ACADEMIC SEMINAR ROADBLOCK 6TH JULY: On Friday July 6th academics and activists from all over the world will participate in a seminar blockade as part of Faslane 30. The seminar blockade will be peaceful but will insist on claiming the public space for democratic debate on what security means both geopolitically and in people’s everyday lives. The seminar will involve creative public and participatory scholarship, using a variety of media and forms alongside workshops for small group debate, experience sharing and other kinds of learning. The timing and exact locations of seminar events will necessarily be determined on the day, but participants are invited to gather at the Peace Camp between 8 and 9.30 am.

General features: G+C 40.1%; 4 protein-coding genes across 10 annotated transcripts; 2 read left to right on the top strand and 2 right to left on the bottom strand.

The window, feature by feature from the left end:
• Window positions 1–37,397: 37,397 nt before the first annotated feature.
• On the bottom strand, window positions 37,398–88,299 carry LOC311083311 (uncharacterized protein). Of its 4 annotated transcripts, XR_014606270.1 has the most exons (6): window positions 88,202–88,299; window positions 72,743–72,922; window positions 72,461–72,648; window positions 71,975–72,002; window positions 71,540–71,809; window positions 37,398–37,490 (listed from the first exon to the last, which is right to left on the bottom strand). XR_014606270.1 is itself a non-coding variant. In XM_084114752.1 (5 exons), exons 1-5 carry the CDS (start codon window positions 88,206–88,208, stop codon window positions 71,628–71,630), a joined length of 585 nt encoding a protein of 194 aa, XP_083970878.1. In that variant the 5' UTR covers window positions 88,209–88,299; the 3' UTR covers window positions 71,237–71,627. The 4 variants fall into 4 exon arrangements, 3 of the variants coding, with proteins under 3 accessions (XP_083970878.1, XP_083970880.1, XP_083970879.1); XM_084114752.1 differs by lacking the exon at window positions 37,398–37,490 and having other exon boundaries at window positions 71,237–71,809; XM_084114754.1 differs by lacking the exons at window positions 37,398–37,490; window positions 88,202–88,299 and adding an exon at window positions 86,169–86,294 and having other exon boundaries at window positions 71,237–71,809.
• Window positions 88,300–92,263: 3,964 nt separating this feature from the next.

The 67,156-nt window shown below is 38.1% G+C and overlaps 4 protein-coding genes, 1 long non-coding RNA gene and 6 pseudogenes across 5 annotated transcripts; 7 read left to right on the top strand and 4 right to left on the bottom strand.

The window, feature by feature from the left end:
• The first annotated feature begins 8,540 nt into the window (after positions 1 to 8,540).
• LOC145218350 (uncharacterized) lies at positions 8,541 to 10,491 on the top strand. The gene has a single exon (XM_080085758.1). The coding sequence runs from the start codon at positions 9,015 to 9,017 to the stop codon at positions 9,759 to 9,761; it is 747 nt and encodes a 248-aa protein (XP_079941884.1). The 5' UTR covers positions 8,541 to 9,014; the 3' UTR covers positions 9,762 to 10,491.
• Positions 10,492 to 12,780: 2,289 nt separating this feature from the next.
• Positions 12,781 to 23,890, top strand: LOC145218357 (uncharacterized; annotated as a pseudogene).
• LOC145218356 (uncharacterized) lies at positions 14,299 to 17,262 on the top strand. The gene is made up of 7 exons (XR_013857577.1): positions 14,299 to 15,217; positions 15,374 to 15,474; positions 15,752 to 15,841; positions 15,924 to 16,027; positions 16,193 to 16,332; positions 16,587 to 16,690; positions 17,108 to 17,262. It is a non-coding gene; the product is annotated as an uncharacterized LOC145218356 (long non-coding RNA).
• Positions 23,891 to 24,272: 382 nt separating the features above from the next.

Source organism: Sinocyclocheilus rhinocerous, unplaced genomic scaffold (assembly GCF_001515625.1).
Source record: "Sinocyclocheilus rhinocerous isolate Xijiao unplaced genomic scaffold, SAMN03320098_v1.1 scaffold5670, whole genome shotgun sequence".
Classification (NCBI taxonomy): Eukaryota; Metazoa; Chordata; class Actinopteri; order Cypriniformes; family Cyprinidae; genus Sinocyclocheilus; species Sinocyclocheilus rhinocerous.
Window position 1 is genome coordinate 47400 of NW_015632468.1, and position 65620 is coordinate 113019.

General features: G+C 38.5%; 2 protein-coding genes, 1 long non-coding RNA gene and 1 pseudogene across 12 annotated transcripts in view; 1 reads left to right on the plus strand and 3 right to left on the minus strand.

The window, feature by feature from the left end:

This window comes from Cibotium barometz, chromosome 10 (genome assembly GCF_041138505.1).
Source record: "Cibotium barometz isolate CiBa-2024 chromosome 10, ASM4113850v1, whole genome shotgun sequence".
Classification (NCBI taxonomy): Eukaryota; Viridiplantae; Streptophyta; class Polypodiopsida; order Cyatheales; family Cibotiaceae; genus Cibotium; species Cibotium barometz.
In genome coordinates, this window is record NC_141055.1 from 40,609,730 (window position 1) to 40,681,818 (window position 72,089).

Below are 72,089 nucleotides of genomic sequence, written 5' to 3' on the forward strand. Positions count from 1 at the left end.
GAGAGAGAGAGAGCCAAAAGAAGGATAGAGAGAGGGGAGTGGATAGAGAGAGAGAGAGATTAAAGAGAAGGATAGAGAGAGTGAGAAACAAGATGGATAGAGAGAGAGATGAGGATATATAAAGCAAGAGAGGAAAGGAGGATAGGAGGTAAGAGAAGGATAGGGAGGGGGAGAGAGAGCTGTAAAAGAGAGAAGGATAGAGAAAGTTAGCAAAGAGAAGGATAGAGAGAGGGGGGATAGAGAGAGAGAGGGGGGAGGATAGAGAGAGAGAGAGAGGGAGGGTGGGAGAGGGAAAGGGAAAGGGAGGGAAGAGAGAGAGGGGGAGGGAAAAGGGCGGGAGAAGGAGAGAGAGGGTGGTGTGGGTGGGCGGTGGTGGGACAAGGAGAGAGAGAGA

CIRCA 7TH JULY: The Clandestine Insurgent Rebel Clown Army (CIRCA) will NOT be marching on Faslane nuclear submarine lair on Saturday 7th of July, oh no. Even though the Trident missiles at Faslane Naval Base could kill all the Clowns on the planet we won’t be there. Even though the Trident missiles at Faslane are going to be replaced at an astronomic cost when all Clowns are feeling the pinch, we will not be roused to action. Even though none of our Clown comrades and friends in Scotland want Trident or its replacement, CIRCA aren’t for turning (up). Most of all, even though Rebel Clowns would defend everyone for just the price of a rubber dingy and load of custard pies, even though Trident replacement will take our Army jobs away, we will NOT be part of Faslane 30. Academics say that CIRCA has died a death in Britain, and they are right. They must be right because they are academics and academics know everything about elites, exploitation, militarisation… (Funny how nothing changes, then, eh?) However. A new Army of Rebel Clowns from all over Britain is trained and ready to join our international comrades and peace camp friends to PARTY on the 30th anniversary of resisting nuclear nonsense at Faslane. If Trident makes us redundant and academics pronounce use dead, we will come to the party as the unemployable undead, as gummy vampires, vegan zombies and mangy werewolves. CIRCA will NOT be marching on Faslane, but a ghost army of Rebels Clowns – seasoned corpses and the freshly (sic) deceased (diseased?) might, just might, be there! Come on, do the Resurrection-Insurrection Shuffle!